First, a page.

Springsteen cancels show because of North Carolina law

Bruce Springsteen
FILE - In this Tuesday, Nov. 10, 2015, file photo, Bruce Springsteen performs at the 9th Annual Stand Up For Heroes event at the Theater at Madison Square Garden on in New York. New York Attorney General Eric Schneiderman is looking into whether "speculative" ticket listings for Springsteen's 2016 tour on ticket resale sites constitute deceptive advertising. Schneiderman sent letters Monday, Dec. 7, to StubHub, TicketNetwork and Vivid Seats asking about the practice of offering seats on secondary markets when the seller may not possess the tickets. (Photo by Greg Allen/Invision/AP, File)

GREENSBORO, N.C. (AP/WAVY) — Bruce Springsteen has canceled his concert in North Carolina, citing the state’s new law blocking anti-discrimination rules covering the LGBT community.

In a statement on his website Friday, Springsteen said he was canceling the concert scheduled for Sunday in Greensboro because of the law, which critics say discriminates against gay, lesbian, bisexual and transgender people.

Springsteen says the law “is an attempt by people who cannot stand the progress our country has made in recognizing the human rights of all of our citizens to overturn that progress.”

Because of that, he said he and the E Street Band must “show solidarity with those freedom fighters.”

People who bought tickets for the April 10th will get refunds.

Springsteen’s full statement:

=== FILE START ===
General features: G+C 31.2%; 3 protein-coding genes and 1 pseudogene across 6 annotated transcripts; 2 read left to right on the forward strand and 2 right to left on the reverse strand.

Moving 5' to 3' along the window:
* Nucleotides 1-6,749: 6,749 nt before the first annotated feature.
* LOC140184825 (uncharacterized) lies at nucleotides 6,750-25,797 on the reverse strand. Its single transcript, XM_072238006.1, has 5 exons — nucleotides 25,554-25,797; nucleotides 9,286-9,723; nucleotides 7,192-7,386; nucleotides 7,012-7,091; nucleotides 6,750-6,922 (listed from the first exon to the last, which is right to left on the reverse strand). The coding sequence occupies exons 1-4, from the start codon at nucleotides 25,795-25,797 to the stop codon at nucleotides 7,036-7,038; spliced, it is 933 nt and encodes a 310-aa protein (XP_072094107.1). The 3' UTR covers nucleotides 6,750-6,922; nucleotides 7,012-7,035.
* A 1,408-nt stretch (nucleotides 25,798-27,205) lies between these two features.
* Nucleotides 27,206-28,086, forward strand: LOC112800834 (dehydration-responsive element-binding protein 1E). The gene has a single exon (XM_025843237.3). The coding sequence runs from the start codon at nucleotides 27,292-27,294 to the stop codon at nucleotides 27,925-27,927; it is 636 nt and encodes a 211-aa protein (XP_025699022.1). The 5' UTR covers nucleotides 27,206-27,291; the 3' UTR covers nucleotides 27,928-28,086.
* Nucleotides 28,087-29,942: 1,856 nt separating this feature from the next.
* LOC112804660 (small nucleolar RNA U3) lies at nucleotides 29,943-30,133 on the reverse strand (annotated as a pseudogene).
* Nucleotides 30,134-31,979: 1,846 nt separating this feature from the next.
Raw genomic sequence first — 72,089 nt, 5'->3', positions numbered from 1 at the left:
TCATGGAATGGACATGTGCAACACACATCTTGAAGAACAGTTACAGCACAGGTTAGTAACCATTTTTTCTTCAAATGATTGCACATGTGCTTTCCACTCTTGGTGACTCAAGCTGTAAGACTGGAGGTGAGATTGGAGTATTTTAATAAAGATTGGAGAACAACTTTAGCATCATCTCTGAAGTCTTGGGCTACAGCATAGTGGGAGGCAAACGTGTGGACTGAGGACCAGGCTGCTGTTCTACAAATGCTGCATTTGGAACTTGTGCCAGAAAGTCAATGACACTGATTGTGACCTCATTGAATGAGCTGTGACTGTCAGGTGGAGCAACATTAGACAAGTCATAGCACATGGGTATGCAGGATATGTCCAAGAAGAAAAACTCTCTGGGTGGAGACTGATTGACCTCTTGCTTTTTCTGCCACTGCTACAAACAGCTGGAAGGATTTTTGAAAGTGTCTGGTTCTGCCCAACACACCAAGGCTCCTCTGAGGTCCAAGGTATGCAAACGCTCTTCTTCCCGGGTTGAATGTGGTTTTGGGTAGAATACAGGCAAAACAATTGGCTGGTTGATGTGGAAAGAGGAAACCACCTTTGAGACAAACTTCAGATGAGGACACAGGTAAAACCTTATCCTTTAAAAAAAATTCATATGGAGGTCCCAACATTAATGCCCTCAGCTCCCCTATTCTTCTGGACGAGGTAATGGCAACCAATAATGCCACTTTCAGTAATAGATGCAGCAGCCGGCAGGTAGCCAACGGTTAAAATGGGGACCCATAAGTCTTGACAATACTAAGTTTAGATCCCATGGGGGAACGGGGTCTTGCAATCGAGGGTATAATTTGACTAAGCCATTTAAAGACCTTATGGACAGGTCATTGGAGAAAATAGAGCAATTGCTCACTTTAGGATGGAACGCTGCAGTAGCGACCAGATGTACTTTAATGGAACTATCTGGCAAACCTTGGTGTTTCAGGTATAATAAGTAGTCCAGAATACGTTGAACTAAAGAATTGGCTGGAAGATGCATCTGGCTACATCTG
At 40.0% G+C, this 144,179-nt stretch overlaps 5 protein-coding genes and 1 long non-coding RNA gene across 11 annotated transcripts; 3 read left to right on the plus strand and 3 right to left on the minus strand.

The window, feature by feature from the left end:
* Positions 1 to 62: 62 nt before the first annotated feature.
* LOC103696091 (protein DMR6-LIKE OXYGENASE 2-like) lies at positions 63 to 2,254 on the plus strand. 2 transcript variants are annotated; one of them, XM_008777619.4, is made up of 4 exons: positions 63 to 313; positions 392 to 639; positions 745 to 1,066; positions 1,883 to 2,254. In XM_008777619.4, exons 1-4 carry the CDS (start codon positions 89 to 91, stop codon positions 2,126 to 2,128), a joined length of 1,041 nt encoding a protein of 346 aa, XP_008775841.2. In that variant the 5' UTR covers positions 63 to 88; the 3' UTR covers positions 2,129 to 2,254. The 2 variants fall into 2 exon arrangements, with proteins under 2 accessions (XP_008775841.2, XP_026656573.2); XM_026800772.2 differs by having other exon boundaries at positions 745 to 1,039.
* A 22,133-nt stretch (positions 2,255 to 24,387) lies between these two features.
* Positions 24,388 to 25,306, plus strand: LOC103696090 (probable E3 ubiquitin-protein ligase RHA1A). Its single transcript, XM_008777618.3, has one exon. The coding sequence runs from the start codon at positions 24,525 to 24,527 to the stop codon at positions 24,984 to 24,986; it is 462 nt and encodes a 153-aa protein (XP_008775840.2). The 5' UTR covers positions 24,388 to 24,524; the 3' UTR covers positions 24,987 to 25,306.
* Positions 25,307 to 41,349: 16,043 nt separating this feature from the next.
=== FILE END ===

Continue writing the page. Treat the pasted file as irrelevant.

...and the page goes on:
As you, my fans, know I’m scheduled to play in Greensboro, North Carolina this Sunday. As we also know, North Carolina has just passed HB2, which the media are referring to as the “bathroom” law. HB2 — known officially as the Public Facilities Privacy and Security Act — dictates which bathrooms transgender people are permitted to use. Just as important, the law also attacks the rights of LGBT citizens to sue when their human rights are violated in the workplace. No other group of North Carolinians faces such a burden. To my mind, it’s an attempt by people who cannot stand the progress our country has made in recognizing the human rights of all of our citizens to overturn that progress. Right now, there are many groups, businesses, and individuals in North Carolina working to oppose and overcome these negative developments. Taking all of this into account, I feel that this is a time for me and the band to show solidarity for those freedom fighters. As a result, and with deepest apologies to our dedicated fans in Greensboro, we have canceled our show scheduled for Sunday, April 10th. Some things are more important than a rock show and this fight against prejudice and bigotry — which is happening as I write — is one of them. It is the strongest means I have for raising my voice in opposition to those who continue to push us backwards instead of forwards.

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